Publication information
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Source: Advance
Source type: newspaper
Document type: editorial
Document title: “The Idiocy of Murder as a Means of Propaganda”
Author(s): anonymous
City of publication: San Francisco, California
Date of publication: 14 September 1901
Volume number: none
Issue number: 371
Pagination: 1

“The Idiocy of Murder as a Means of Propaganda.” Advance 14 Sept. 1901 n371: p. 1.
full text
McKinley assassination (personal response: socialists); society (criticism); economic system (impact on society); anarchism (personal response); capitalism; socialism; anarchism (criticism).
Named persons
Delilah; Humbert I; William McKinley; J. Pierpont Morgan; John D. Rockefeller; Theodore Roosevelt; Victor Emmanuel III [misspelled below].


The Idiocy of Murder as a Means of Propaganda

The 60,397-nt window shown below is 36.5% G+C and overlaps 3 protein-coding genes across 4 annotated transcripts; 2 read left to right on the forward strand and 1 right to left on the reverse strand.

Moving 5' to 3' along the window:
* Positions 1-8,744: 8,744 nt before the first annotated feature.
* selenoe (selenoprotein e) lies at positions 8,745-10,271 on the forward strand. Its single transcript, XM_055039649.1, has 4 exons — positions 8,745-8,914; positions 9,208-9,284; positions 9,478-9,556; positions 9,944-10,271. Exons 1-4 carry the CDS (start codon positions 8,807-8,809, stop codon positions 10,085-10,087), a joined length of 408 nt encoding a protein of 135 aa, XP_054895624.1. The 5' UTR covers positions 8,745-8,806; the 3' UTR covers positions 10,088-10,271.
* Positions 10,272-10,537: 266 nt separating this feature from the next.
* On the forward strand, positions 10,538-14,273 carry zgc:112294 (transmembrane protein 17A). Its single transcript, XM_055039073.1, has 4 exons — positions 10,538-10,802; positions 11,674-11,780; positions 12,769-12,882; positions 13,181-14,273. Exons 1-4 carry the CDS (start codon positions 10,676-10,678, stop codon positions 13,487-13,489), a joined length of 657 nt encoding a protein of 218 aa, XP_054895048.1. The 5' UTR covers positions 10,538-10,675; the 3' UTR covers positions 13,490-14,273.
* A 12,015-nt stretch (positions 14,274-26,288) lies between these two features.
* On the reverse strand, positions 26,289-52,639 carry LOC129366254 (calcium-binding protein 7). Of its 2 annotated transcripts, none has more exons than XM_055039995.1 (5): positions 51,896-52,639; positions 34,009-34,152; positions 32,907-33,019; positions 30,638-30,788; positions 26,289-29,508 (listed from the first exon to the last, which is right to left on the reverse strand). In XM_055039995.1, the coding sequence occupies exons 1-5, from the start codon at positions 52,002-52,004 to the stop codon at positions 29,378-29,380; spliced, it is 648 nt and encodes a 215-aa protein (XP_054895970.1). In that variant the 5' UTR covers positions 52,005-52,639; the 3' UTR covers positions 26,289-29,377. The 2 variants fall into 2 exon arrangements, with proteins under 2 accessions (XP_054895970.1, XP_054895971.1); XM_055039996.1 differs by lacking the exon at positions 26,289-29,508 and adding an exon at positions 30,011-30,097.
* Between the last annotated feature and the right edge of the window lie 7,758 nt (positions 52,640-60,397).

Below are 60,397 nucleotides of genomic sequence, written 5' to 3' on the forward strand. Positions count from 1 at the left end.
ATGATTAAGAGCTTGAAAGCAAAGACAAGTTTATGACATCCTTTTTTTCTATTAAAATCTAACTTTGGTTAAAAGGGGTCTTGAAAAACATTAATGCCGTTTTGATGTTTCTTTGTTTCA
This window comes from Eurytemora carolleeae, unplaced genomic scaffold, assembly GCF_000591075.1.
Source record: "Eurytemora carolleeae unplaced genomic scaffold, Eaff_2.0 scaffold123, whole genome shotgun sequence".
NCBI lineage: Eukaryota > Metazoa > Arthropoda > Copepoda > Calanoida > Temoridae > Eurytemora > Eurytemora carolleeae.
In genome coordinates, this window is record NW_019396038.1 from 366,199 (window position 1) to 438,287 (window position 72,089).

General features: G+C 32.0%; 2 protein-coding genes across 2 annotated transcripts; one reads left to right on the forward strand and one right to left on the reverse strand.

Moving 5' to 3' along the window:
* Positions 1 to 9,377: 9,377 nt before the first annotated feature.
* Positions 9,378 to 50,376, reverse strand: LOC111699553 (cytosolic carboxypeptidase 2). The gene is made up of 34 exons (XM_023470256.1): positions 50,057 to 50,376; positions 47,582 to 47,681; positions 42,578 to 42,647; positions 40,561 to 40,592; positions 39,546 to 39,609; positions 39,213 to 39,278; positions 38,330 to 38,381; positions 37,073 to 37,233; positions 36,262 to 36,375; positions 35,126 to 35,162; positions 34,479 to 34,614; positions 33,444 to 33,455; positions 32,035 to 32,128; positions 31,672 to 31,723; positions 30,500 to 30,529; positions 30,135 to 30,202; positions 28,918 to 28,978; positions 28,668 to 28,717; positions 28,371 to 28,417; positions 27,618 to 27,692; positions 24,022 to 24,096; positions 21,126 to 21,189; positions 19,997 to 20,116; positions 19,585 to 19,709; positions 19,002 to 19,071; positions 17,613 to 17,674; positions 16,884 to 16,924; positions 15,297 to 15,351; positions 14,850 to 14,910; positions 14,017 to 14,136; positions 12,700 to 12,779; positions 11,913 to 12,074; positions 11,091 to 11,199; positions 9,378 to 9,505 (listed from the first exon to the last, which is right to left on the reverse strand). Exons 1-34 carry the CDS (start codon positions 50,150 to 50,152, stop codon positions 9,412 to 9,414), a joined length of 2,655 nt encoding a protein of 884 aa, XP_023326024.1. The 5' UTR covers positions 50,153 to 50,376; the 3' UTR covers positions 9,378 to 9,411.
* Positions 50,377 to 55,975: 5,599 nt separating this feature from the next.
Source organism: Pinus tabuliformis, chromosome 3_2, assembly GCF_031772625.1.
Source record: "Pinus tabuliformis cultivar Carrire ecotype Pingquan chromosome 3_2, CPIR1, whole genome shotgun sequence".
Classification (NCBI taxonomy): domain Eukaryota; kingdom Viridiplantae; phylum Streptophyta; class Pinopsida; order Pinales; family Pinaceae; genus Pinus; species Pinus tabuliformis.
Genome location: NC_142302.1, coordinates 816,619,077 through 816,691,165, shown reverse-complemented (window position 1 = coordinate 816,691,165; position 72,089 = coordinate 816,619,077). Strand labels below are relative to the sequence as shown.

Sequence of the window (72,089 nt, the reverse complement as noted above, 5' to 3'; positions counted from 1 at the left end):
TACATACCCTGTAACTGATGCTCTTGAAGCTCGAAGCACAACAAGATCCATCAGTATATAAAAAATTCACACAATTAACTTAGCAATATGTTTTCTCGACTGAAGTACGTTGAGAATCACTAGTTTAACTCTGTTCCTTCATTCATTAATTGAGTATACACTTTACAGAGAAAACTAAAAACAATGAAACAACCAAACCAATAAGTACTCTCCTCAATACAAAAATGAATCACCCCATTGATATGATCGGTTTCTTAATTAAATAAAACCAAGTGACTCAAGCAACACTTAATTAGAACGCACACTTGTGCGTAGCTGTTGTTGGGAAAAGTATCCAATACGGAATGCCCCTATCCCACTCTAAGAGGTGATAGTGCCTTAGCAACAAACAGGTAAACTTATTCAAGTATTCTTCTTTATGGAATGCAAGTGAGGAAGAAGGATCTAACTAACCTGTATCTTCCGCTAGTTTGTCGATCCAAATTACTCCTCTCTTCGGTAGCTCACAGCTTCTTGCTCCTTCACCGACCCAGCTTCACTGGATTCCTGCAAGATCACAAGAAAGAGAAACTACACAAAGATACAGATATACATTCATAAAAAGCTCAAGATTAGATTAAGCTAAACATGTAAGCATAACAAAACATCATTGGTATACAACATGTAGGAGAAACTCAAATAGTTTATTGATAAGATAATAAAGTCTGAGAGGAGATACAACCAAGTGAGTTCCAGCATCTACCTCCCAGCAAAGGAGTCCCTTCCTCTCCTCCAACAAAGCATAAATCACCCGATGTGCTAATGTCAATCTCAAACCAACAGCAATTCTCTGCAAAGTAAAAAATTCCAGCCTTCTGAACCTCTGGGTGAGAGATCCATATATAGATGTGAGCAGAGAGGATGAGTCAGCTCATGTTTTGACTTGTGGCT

If Socialists were victims of the belief that circumstances are the creatures of men and are molded by them they would, as a natural corollary, be also the victims of the spiteful habit of perforating, for the sake of helping forward the world’s work, occupants of the seats of the mighty. Socialists have contended and they still contend that the removal of one man or a dozen has no appreciable effect on the history of institutions or ideas. The removal of one king makes way for another, and the second king steps so comfortably into the shoes of his predecessor that only the extra taxation for a monument gives evidence that King No. 1 had ever existed. The world’s work is being done in exactly the same way. Instead of Humbert I we have Humbert II, or Emanuel III, and they each affected, or affect so little, their age and time, no one would miss them if they had never been born. Some other figure-head would “grace” the throne and the developing institutions would go on developing indifferent to the coming or going. As it is with kings, so with presidents. The removal of the weak and quiet-loving McKinley would make room for the egotistical swashbuckler, Roosevelt, and still the world’s work would go on in just the same fashion. The Steel Trust would not suspend its antagonism to trades unionism long enough to attend the funeral. The Shylocks of Wall street [sic] would still exact the pound of flesh from their victims on the western prairies. The farmers would still work for the money sharks and the railroad corporations. The Southern Pacific and the balance of the railway combine would still demand all the traffic would bear. The machinists’ union would still have a strike on against the growing despotism of the Scotts. The Cooks and Waiters’ Alliance would still be protesting against being compelled to work 12 and 14 hours per day at whatever wages their masters deemed sufficient, and the Employers’ Association would be still determined to crush the unions. It is primitive, of course, to judge a certain action by its results, but we have no other satisfactory criterion. And this being so, we are forced to conclude that the removal of President McKinley by a pistol ball would redound to no temporary or permanent good to the working class. Progress is not made in a republic by violence executed at the expense of one individual, no matter how exalted a position he may hold, but rather in spite of it.